I want to go on about the use of oversized garments but considering Cosby is a man of means and men’s fashions being what they are, a skilled tailor* could have made him look like a strong man of middle age or a frail old man and de-emphasized anything in his torso he wanted hidden.
If they’re trying for a dementia look, I don’t see how it could fly. Not when someone else could dress him.
*Something of a hobby. My preferences are to dabble in more historic fashions, just picked up a wonderful book of patterns for American ladies fashions 1877-1882. There’s this gorgeous walking jacket that looks like a double breasted tailcoat, but I digress.
The book must be a pleasure to read. That walking jacket…Is it red?
The picture was an illustration from one of the summer 1880 pattern catalogs.
A codpiece would have been the perfect look for him for the occasion. A savvy defense lawyer would have said ” no, the judge ain’t buying senility, so let’s try the opposite pole;”too damn virile to help myself”.
Joe- you’ve missed your calling as a legal eagle!
Happened to be in court the other day and stood, mouth agape, staring at a young man whose jeans defied gravity. His back pockets were level with the backs of his knees. How those pants stayed up is beyond me. And he appeared before the judge like that.
I’ve joyfully avoided courts for most of my life, the one time I had to appear was a landlord/tenant issue… I was 22, working as an assistant manager at a retail outlet while putting myself through correspondence. I panicked. I couldn’t afford a damn thing, but I could afford a loss less, so I took out a small loan to buy a suit for court and represented myself. It blows my mind when I hear things like this. Who thinks it’s OK to wear that? You can’t buy nice clothes? That’s OK, I’m sure a judge might understand that…. I’m sure they’ve seen worse… But pull up your damn pants.
“Dressing like a central casting extra in a street gang movie…”
Judging from my own experience, this has been the de rigueur court appearance “look” for anyone under 40 for nearly the last 20 years.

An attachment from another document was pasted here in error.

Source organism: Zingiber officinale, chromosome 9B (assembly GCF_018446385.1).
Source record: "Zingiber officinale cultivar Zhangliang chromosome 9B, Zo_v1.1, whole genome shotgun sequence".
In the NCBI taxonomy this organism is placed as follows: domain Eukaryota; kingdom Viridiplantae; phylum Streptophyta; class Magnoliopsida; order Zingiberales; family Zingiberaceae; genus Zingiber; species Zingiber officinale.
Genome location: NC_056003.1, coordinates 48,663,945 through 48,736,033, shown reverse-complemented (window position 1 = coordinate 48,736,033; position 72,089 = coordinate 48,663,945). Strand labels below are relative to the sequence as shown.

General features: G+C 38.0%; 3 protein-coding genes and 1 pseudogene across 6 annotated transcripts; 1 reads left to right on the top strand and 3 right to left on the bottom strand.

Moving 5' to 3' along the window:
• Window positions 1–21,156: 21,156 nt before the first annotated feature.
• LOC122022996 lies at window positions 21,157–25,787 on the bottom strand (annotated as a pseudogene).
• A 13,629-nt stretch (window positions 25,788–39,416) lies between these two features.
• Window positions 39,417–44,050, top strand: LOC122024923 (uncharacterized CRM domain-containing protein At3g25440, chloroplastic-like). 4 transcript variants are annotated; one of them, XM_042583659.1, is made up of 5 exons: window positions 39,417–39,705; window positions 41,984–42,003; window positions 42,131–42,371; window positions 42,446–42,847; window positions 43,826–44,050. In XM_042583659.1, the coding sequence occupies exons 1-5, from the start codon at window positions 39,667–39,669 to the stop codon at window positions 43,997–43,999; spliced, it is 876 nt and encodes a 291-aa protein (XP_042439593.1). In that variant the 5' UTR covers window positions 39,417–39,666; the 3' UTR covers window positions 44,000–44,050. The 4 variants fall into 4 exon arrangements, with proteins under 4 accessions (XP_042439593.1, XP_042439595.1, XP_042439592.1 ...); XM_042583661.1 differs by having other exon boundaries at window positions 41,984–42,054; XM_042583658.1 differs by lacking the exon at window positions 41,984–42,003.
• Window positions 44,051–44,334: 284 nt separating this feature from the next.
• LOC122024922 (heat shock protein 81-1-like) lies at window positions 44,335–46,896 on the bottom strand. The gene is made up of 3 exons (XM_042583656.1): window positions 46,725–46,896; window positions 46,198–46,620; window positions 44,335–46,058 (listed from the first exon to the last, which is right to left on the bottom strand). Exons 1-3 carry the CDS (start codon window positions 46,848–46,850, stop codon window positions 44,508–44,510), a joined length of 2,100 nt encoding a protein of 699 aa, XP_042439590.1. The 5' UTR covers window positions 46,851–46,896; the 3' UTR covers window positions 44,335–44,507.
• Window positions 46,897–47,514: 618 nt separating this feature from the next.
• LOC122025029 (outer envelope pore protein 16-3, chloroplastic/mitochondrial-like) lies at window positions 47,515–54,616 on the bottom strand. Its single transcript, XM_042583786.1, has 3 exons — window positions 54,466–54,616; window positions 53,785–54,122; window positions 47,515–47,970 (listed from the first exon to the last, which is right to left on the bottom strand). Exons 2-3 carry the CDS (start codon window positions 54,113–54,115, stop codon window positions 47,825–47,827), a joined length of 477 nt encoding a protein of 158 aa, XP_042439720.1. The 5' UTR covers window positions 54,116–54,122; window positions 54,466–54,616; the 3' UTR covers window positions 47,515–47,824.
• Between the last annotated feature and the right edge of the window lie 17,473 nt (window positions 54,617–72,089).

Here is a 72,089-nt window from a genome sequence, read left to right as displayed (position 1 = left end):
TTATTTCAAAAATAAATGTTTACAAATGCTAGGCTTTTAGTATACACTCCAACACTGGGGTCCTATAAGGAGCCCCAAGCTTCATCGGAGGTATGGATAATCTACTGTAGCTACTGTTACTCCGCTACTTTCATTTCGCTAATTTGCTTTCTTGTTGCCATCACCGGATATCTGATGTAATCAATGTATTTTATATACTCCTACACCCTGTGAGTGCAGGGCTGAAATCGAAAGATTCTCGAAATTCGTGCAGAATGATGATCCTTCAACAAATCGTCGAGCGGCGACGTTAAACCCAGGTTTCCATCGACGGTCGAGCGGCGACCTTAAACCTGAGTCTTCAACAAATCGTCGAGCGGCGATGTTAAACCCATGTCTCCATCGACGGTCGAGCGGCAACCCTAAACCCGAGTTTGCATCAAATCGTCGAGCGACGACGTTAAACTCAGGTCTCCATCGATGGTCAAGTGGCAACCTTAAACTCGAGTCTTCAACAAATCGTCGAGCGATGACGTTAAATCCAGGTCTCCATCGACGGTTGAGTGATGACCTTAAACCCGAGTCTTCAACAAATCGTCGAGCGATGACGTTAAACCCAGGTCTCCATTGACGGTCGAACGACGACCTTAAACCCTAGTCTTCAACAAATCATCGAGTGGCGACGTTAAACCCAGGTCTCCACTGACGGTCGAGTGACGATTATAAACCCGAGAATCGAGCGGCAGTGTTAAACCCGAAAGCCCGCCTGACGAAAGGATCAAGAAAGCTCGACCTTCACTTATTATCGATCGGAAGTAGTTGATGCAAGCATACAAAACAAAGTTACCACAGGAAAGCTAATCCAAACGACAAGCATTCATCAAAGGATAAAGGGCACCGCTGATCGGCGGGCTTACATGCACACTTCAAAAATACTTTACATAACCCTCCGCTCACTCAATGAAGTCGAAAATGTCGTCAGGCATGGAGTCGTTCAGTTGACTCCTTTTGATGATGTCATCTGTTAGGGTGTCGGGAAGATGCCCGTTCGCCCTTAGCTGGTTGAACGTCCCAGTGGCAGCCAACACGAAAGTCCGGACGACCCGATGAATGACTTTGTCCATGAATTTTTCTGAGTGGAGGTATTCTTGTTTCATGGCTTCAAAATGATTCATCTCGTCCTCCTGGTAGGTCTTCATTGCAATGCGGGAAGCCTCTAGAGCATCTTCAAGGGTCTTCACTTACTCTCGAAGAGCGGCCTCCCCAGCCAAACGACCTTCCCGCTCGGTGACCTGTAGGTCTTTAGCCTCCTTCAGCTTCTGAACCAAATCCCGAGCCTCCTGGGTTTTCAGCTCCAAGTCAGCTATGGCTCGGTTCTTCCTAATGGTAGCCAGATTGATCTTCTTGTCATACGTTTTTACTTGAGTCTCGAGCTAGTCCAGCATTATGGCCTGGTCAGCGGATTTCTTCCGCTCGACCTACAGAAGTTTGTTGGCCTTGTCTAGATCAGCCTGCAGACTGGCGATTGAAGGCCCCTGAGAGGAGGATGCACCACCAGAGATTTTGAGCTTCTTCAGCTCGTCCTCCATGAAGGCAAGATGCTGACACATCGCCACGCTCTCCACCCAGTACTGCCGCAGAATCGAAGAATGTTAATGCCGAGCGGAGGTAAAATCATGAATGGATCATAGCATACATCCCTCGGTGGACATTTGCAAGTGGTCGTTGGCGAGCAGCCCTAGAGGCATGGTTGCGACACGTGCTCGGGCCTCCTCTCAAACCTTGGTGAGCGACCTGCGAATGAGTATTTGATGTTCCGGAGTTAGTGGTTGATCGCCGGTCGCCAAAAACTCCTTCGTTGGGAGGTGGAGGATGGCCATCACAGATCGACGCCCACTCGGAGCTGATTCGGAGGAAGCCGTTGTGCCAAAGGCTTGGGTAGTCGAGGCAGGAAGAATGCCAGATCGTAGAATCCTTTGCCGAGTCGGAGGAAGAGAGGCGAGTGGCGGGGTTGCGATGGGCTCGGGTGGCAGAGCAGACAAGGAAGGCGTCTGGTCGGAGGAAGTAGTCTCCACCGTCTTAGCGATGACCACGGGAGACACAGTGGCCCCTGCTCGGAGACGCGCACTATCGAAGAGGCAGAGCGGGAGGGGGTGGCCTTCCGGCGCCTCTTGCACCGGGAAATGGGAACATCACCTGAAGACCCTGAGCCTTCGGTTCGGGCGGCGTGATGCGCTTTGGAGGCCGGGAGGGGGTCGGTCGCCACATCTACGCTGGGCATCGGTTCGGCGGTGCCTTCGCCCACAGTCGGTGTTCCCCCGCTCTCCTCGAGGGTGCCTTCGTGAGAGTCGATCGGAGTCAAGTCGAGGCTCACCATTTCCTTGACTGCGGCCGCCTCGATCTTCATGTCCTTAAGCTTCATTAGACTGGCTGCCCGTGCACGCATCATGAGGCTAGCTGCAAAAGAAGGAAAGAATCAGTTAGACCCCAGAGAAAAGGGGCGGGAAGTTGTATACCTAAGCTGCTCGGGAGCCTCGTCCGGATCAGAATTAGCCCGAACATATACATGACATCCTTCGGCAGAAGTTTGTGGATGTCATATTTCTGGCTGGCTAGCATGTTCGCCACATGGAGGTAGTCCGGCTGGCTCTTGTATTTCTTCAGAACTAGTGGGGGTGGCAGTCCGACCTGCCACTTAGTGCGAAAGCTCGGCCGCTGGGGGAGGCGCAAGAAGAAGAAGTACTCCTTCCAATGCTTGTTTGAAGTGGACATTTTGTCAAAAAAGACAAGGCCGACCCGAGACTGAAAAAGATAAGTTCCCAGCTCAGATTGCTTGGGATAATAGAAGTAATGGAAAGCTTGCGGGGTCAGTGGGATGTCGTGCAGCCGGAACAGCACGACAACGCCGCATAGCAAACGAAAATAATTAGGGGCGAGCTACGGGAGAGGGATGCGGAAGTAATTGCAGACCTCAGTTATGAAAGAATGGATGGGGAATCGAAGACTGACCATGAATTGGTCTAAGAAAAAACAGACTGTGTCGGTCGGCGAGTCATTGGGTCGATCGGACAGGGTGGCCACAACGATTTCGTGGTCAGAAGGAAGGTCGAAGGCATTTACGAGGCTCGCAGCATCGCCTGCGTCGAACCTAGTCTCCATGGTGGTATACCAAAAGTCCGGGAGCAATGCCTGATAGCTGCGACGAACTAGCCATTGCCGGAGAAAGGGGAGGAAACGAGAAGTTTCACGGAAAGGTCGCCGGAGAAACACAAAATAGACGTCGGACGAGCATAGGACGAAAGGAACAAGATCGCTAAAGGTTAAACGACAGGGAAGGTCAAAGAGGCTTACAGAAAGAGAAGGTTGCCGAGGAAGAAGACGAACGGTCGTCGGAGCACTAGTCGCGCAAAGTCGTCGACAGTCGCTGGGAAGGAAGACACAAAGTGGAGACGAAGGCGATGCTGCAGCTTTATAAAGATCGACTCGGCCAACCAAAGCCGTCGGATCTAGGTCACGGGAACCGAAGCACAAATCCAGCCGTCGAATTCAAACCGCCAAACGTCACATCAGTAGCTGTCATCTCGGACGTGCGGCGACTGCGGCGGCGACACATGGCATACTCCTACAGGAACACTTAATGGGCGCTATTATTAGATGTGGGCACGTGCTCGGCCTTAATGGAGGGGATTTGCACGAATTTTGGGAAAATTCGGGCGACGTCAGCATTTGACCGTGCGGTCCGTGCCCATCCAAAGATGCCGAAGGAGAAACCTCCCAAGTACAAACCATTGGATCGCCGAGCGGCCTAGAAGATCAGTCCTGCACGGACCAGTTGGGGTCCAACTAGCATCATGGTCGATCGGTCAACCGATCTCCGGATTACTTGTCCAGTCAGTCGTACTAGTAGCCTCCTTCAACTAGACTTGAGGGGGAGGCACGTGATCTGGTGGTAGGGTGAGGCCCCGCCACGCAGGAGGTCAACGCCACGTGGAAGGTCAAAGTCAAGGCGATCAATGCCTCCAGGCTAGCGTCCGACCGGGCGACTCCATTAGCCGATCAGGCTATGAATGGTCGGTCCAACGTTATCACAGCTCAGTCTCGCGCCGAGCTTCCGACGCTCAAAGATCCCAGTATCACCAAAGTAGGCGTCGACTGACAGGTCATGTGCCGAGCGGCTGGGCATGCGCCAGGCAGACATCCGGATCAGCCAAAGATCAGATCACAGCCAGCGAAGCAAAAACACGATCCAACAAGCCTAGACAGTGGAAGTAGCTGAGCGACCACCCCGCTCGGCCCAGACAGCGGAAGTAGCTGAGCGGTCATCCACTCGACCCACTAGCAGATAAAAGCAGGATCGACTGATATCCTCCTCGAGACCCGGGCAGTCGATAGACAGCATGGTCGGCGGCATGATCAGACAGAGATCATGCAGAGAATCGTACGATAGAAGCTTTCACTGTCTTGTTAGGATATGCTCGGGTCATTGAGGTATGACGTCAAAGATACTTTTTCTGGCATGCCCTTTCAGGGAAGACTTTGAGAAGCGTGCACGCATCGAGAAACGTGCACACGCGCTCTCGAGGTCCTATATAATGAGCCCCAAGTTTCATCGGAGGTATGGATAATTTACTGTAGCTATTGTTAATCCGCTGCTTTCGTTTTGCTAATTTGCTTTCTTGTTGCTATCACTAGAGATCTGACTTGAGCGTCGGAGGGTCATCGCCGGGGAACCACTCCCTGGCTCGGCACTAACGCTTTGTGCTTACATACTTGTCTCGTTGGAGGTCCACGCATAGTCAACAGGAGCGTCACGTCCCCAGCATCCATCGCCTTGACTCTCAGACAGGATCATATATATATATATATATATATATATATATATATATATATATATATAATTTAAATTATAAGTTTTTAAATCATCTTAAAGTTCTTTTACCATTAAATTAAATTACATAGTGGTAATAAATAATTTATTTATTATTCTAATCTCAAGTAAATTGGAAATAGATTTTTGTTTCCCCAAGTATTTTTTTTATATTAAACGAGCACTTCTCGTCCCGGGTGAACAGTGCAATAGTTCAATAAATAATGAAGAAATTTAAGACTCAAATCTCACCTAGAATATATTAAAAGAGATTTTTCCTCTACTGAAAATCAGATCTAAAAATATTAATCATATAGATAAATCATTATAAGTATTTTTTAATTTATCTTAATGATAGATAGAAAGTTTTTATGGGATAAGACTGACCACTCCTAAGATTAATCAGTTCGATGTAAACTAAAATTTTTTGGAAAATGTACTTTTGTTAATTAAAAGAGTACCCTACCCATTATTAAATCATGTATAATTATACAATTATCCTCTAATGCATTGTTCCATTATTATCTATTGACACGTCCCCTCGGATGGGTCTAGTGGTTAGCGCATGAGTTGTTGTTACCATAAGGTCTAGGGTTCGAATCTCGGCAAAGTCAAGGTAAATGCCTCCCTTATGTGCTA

I have to presume that anything related to Cosby’s defense is by now being carefully scripted to some end; how intelligently is another question.
A suit isn’t even needed. About five years ago I accompanied a young man of 18 to court and he wore the best clothes he owned. Clean jeans and a clean polo shirt. He and I were shocked as defendant after defendant wore sloppy clothing and LEANED on the judges bench. Both men and women did this as they made excuses for their behavior. Saying Yep and Nuhuh. When called my young friend stood straight, said “I’m guilty Sir. I did something stupid and I am sorry.” (There was no damage or harm to property or person involved.) He was turned over to the ADA and sent on his way with a lecture. I think the respect he showed to the judge and the court set him apart from the others.
It might all be a ploy, but then again, to have all of this catch up with him at the age of 78, see his life’s work come crashing down, and face the prospect of doing what may prove to be the rest of his life behind bars? Deserved or not, this probably aged him by a couple of decades at least. Actually, being a predator, this probably hit him particularly hard, being that he might not be able to console himself with the thought that he’s doing just penance for his crimes.
I remember one day when a defendant charged with Driving Under the Influence showed up in a Budweiser sweatshirt.
You can’t fix stupid, you can only attempt and limit the damage they do to innocent bystanders.